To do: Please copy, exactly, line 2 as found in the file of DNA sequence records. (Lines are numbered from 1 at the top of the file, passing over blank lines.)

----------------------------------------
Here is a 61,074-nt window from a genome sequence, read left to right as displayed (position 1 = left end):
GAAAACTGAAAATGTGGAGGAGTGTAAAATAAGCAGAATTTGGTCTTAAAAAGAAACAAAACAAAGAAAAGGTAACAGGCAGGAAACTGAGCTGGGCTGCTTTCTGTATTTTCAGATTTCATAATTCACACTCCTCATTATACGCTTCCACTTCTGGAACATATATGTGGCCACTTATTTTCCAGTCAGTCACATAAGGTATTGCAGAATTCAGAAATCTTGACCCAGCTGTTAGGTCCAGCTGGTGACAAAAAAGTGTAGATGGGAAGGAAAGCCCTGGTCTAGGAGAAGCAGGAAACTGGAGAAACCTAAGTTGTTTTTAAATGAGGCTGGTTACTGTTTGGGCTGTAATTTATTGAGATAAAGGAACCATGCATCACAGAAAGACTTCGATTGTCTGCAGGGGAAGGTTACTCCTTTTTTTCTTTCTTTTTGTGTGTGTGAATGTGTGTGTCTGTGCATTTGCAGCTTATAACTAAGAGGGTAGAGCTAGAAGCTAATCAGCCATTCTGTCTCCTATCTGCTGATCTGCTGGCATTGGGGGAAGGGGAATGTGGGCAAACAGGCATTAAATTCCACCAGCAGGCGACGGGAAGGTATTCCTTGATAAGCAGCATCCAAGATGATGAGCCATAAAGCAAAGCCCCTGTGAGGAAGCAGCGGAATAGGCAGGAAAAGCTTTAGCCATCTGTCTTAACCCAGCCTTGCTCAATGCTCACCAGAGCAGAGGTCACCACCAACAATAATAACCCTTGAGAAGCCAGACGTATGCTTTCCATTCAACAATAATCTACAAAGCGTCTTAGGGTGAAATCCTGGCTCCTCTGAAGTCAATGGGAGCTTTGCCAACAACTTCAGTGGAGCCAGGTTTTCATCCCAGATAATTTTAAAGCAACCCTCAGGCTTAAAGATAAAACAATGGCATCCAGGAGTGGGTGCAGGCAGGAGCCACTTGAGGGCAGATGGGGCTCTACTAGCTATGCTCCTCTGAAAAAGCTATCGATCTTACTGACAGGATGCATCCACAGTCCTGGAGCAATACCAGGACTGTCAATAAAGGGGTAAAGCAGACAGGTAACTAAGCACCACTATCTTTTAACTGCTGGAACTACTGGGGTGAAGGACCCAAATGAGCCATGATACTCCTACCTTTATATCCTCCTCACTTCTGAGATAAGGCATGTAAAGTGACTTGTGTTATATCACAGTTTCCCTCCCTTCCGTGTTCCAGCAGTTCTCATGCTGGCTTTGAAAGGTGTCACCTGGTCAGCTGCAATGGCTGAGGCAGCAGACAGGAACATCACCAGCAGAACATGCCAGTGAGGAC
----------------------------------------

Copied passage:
GAAAACTGAAAATGTGGAGGAGTGTAAAATAAGCAGAATTTGGTCTTAAAAAGAAACAAAACAAAGAAAAGGTAACAGGCAGGAAACTGAGCTGGGCTGCTTTCTGTATTTTCAGATTTCATAATTCACACTCCTCATTATACGCTTCCACTTCTGGAACATATATGTGGCCACTTATTTTCCAGTCAGTCACATAAGGTATTGCAGAATTCAGAAATCTTGACCCAGCTGTTAGGTCCAGCTGGTGACAAAAAAGTGTAGATGGGAAGGAAAGCCCTGGTCTAGGAGAAGCAGGAAACTGGAGAAACCTAAGTTGTTTTTAAATGAGGCTGGTTACTGTTTGGGCTGTAATTTATTGAGATAAAGGAACCATGCATCACAGAAAGACTTCGATTGTCTGCAGGGGAAGGTTACTCCTTTTTTTCTTTCTTTTTGTGTGTGTGAATGTGTGTGTCTGTGCATTTGCAGCTTATAACTAAGAGGGTAGAGCTAGAAGCTAATCAGCCATTCTGTCTCCTATCTGCTGATCTGCTGGCATTGGGGGAAGGGGAATGTGGGCAAACAGGCATTAAATTCCACCAGCAGGCGACGGGAAGGTATTCCTTGATAAGCAGCATCCAAGATGATGAGCCATAAAGCAAAGCCCCTGTGAGGAAGCAGCGGAATAGGCAGGAAAAGCTTTAGCCATCTGTCTTAACCCAGCCTTGCTCAATGCTCACCAGAGCAGAGGTCACCACCAACAATAATAACCCTTGAGAAGCCAGACGTATGCTTTCCATTCAACAATAATCTACAAAGCGTCTTAGGGTGAAATCCTGGCTCCTCTGAAGTCAATGGGAGCTTTGCCAACAACTTCAGTGGAGCCAGGTTTTCATCCCAGATAATTTTAAAGCAACCCTCAGGCTTAAAGATAAAACAATGGCATCCAGGAGTGGGTGCAGGCAGGAGCCACTTGAGGGCAGATGGGGCTCTACTAGCTATGCTCCTCTGAAAAAGCTATCGATCTTACTGACAGGATGCATCCACAGTCCTGGAGCAATACCAGGACTGTCAATAAAGGGGTAAAGCAGACAGGTAACTAAGCACCACTATCTTTTAACTGCTGGAACTACTGGGGTGAAGGACCCAAATGAGCCATGATACTCCTACCTTTATATCCTCCTCACTTCTGAGATAAGGCATGTAAAGTGACTTGTGTTATATCACAGTTTCCCTCCCTTCCGTGTTCCAGCAGTTCTCATGCTGGCTTTGAAAGGTGTCACCTGGTCAGCTGCAATGGCTGAGGCAGCAGACAGGAACATCACCAGCAGAACATGCCAGTGAGGAC